We Still Practice

Call it what you may: skill development, research, or internal projects. At their core, these are all really just practice. As professionals in an ever evolving industry we have to practice our craft.

Call it what you may: skill development, research, or internal projects. At their core, these are all really just practice. As professionals in an ever evolving industry we have to practice our craft. When working with technology the industry moves fast; if you don't keep up you will be left behind. I have been working in the web for over ten years now and things are changing faster than ever.

There are several different ways that the Sparkbox team practices what we do. Some of the common ways are researching, prototyping, and working on internal projects. Other ways include learning new technologies or trying to master technologies we already use.

One of the most common ways we practice is by conducting research. This is often necessary so that we know the different ways to solve our clients' problems. This can be as small as trying to figure out how media queries work in different browsers to as large as building functional e-commerce sites to determine the best user experience. Sometimes this research ends up in a Foundry post, but often it just results in us making better decisions while working on projects.

Prototyping a solution before starting implementation is another way we practice. Often when working on a project we come across a problem that we either have not exactly encountered before or that we know there has to be a better way than our previous solution. When we realize that this is the case we often prototype a few solutions to find a good one. The best of the different prototypes often make it in to the final deliverable. Doing this enables us to find a better solution, but often we learn something unexpected.

When learning new technologies, reading is a great way to start. Often when learning something new I like to find a good book. Reading can be a great way to get a good overview and set a solid foundation when learning something new. Books and blogs are can be a great reference, but in order to master something new you have to get your hands dirty. Back in the day, starting a new technology often began with a version of "Hello World." While "Hello World" will always have its place, new ways that speed up the learning curve have been popping up. Online interactive tutorials and videos can increase the learning curve time. (http://railsforzombies.org/), (http://www.mongodb.org), (http://codeschool.com). These can allow experts to walk you through a set of exercises that demonstrate commonly encountered situations. This type of practice allows us to offer better services to our clients.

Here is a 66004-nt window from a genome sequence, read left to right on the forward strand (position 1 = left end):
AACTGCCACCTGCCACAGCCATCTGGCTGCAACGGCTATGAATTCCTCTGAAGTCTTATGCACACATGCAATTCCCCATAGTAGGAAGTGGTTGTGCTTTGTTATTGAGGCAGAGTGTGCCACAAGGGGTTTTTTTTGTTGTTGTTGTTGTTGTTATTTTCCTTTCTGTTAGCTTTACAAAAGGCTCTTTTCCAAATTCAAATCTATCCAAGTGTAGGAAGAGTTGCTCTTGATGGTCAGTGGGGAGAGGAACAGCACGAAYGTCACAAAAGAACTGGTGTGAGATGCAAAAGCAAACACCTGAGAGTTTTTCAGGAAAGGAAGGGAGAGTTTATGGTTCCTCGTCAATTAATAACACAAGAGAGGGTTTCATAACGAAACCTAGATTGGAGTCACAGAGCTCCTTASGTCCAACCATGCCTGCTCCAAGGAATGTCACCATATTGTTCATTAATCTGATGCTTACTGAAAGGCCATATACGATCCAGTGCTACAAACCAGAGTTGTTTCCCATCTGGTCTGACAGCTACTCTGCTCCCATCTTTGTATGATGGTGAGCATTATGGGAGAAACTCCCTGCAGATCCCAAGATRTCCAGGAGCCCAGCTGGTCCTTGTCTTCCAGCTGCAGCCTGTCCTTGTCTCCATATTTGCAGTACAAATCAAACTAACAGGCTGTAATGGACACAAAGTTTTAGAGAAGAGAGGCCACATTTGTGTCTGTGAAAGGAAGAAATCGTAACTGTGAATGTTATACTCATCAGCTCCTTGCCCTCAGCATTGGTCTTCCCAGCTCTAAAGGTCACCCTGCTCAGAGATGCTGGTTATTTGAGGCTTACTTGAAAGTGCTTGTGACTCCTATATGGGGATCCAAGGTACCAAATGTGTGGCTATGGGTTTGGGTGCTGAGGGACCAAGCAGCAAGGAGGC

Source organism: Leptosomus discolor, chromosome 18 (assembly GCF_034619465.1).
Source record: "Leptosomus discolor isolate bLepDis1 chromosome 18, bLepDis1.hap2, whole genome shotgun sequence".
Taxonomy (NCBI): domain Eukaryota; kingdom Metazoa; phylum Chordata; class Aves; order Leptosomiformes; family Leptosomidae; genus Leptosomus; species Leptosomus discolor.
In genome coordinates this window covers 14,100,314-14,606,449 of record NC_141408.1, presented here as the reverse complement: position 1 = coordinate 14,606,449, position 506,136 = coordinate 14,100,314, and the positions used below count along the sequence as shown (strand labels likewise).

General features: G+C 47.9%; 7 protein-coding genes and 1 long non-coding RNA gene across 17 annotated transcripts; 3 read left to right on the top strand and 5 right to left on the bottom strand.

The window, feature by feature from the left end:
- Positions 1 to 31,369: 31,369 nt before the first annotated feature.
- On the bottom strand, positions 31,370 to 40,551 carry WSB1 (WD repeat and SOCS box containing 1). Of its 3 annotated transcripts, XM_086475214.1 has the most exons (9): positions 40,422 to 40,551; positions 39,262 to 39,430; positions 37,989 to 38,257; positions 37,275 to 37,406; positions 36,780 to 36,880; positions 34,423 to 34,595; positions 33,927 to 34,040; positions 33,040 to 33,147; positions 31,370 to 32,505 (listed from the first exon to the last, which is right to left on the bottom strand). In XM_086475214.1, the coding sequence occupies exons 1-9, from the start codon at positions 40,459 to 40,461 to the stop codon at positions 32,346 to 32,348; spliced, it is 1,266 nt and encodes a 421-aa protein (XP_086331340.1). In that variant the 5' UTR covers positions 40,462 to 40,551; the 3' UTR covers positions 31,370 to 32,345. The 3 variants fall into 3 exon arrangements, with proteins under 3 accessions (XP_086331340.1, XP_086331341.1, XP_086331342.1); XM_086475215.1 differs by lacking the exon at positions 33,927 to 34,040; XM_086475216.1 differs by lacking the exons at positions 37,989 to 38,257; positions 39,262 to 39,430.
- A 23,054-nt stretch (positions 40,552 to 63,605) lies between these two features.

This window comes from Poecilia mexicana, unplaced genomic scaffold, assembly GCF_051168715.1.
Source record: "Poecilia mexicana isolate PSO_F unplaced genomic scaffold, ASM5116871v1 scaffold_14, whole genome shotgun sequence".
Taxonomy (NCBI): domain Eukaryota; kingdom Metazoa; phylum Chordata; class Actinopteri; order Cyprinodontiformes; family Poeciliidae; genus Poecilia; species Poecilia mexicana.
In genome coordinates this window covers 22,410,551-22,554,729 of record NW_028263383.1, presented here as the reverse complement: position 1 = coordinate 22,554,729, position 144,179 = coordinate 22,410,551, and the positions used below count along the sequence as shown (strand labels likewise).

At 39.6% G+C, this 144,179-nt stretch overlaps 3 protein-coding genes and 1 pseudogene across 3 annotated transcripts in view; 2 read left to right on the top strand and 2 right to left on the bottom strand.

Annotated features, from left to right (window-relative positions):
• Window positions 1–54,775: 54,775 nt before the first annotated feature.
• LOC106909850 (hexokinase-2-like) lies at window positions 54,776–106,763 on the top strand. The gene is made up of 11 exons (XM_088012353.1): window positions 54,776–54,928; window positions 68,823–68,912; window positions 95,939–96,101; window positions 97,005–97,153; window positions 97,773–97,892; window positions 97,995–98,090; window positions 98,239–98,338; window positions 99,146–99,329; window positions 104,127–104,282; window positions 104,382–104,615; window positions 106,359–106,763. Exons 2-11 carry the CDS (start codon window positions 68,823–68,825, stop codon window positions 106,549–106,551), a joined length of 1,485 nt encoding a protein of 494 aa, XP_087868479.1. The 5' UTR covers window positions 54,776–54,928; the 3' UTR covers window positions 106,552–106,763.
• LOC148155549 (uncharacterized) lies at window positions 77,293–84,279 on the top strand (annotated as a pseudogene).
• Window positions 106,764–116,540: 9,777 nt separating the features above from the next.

Code katas and code koans can be a great way to master skills and think about problems differently. This has been a very talked about topic lately in the Software Craftsmanship (http://manifesto.softwarecraftsmanship.org/) community. Becoming faster and more proficient at things we know can lead to huge efficiency gains. When trying to learn Ruby last year I went through Ruby Koans (http://rubykoans.com/) several times. While at first this allowed me to learn a new language, later this allowed me to learn all of the languages' edge cases. Each and every time I go through the koans I learn something new. There is also a rise in developers gathering just to practice together. Meet ups are starting to spring up that do not have a formal agenda but just allow developers to get together to learn from each other.

Internal projects are how the rest of the world can view our practice. Sometimes these projects start as something that we intend to release, other times they start out as another type of practice that we decide to share. With every internal project that we do, we try to find something new to try out. This gives us the excuse to try technologies, techniques, designs, and workflows, but have not used in client projects yet. This is a very important way that we can use internal projects to practice things before using them in client projects. Below are some examples of the results of our practice.

Eat at FORGE: http://eatatforge.com
eatatforge.com - This project was our 2010 Holiday project. This allows clients to sign up and come to lunch on Fridays. This project was our first production Ruby on Rails project. We starting playing with Rails early last year and when given the chance to build a simple web application we went for it. We learned quite a bit about Rails during this project.

Sparkbox Website: http://seesparkbox.com
seesparkbox.com - This is the website that you are now reading. During the design and development of this site we practiced how far media queries could be pushed to enhance the mobile experience while still not giving anything up in the design department.

FORGE Ideas Website: http://forgeideas.com
forgeideas.com - After completing the Sparkbox site we wanted to continue to experiment with site design with media queries to see if there were other ways they could be used.

A Modern Eden Apps: http://www.amoderneden.com
This project started out as us learning Objective-C while at the same time Ryan Clark was illustrating some animals for a side project. We decided early on to marry these two things to develop a universe with iPhone applications and a website with e-commerce. This was one of our first sites using Expression Engine.

iPad Pocket tees: 
This internal project started out as a joke over lunch that turned into a website. 

There are several other internal projects in the works here at Sparkbox. The good ones will be released out into the world, while the others will never make it out of the office.

Practicing seems natural––and necessary––for athletes, however I often hear people say it’s crazy for white-collar workers to practice. But the best professionals learn early on that practice is required to stay on top.